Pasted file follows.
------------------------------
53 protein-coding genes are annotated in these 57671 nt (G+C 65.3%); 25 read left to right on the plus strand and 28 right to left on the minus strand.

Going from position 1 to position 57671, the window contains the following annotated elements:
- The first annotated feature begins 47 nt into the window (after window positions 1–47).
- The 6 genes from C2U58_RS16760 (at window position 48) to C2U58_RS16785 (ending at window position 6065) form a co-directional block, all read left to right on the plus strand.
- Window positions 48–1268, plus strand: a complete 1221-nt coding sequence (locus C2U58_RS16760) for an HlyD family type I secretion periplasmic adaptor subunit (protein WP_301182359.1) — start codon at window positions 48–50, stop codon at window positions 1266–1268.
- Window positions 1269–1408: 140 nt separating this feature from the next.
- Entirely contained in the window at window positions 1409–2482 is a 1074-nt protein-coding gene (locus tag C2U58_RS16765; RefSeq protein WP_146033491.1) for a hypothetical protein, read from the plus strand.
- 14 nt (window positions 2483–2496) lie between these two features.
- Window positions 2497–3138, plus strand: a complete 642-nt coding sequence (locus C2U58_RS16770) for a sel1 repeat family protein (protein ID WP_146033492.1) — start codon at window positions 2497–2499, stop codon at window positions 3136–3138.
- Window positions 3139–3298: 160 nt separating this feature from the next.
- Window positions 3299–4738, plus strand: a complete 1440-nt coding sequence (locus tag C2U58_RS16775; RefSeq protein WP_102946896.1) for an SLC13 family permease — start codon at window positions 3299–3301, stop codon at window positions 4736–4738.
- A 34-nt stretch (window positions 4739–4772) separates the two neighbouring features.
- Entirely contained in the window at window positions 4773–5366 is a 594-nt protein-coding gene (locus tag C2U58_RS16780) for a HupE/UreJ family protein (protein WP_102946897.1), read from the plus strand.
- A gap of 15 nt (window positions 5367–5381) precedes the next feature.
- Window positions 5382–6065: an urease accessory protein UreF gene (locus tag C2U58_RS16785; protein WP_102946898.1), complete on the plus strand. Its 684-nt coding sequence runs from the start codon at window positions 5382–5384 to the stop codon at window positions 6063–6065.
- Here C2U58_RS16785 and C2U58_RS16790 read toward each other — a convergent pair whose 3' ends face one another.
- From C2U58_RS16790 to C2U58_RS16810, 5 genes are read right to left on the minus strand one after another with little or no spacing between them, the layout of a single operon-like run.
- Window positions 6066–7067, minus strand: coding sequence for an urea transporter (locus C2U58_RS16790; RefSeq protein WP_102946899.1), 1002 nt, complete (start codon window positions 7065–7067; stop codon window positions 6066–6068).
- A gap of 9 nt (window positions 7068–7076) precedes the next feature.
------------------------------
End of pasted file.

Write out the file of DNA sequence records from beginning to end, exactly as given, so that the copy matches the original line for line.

53 protein-coding genes are annotated in these 57671 nt (G+C 65.3%); 25 read left to right on the plus strand and 28 right to left on the minus strand.

Going from position 1 to position 57671, the window contains the following annotated elements:
- The first annotated feature begins 47 nt into the window (after window positions 1–47).
- The 6 genes from C2U58_RS16760 (at window position 48) to C2U58_RS16785 (ending at window position 6065) form a co-directional block, all read left to right on the plus strand.
- Window positions 48–1268, plus strand: a complete 1221-nt coding sequence (locus C2U58_RS16760) for an HlyD family type I secretion periplasmic adaptor subunit (protein WP_301182359.1) — start codon at window positions 48–50, stop codon at window positions 1266–1268.
- Window positions 1269–1408: 140 nt separating this feature from the next.
- Entirely contained in the window at window positions 1409–2482 is a 1074-nt protein-coding gene (locus tag C2U58_RS16765; RefSeq protein WP_146033491.1) for a hypothetical protein, read from the plus strand.
- 14 nt (window positions 2483–2496) lie between these two features.
- Window positions 2497–3138, plus strand: a complete 642-nt coding sequence (locus C2U58_RS16770) for a sel1 repeat family protein (protein ID WP_146033492.1) — start codon at window positions 2497–2499, stop codon at window positions 3136–3138.
- Window positions 3139–3298: 160 nt separating this feature from the next.
- Window positions 3299–4738, plus strand: a complete 1440-nt coding sequence (locus tag C2U58_RS16775; RefSeq protein WP_102946896.1) for an SLC13 family permease — start codon at window positions 3299–3301, stop codon at window positions 4736–4738.
- A 34-nt stretch (window positions 4739–4772) separates the two neighbouring features.
- Entirely contained in the window at window positions 4773–5366 is a 594-nt protein-coding gene (locus tag C2U58_RS16780) for a HupE/UreJ family protein (protein WP_102946897.1), read from the plus strand.
- A gap of 15 nt (window positions 5367–5381) precedes the next feature.
- Window positions 5382–6065: an urease accessory protein UreF gene (locus tag C2U58_RS16785; protein WP_102946898.1), complete on the plus strand. Its 684-nt coding sequence runs from the start codon at window positions 5382–5384 to the stop codon at window positions 6063–6065.
- Here C2U58_RS16785 and C2U58_RS16790 read toward each other — a convergent pair whose 3' ends face one another.
- From C2U58_RS16790 to C2U58_RS16810, 5 genes are read right to left on the minus strand one after another with little or no spacing between them, the layout of a single operon-like run.
- Window positions 6066–7067, minus strand: coding sequence for an urea transporter (locus C2U58_RS16790; RefSeq protein WP_102946899.1), 1002 nt, complete (start codon window positions 7065–7067; stop codon window positions 6066–6068).
- A gap of 9 nt (window positions 7068–7076) precedes the next feature.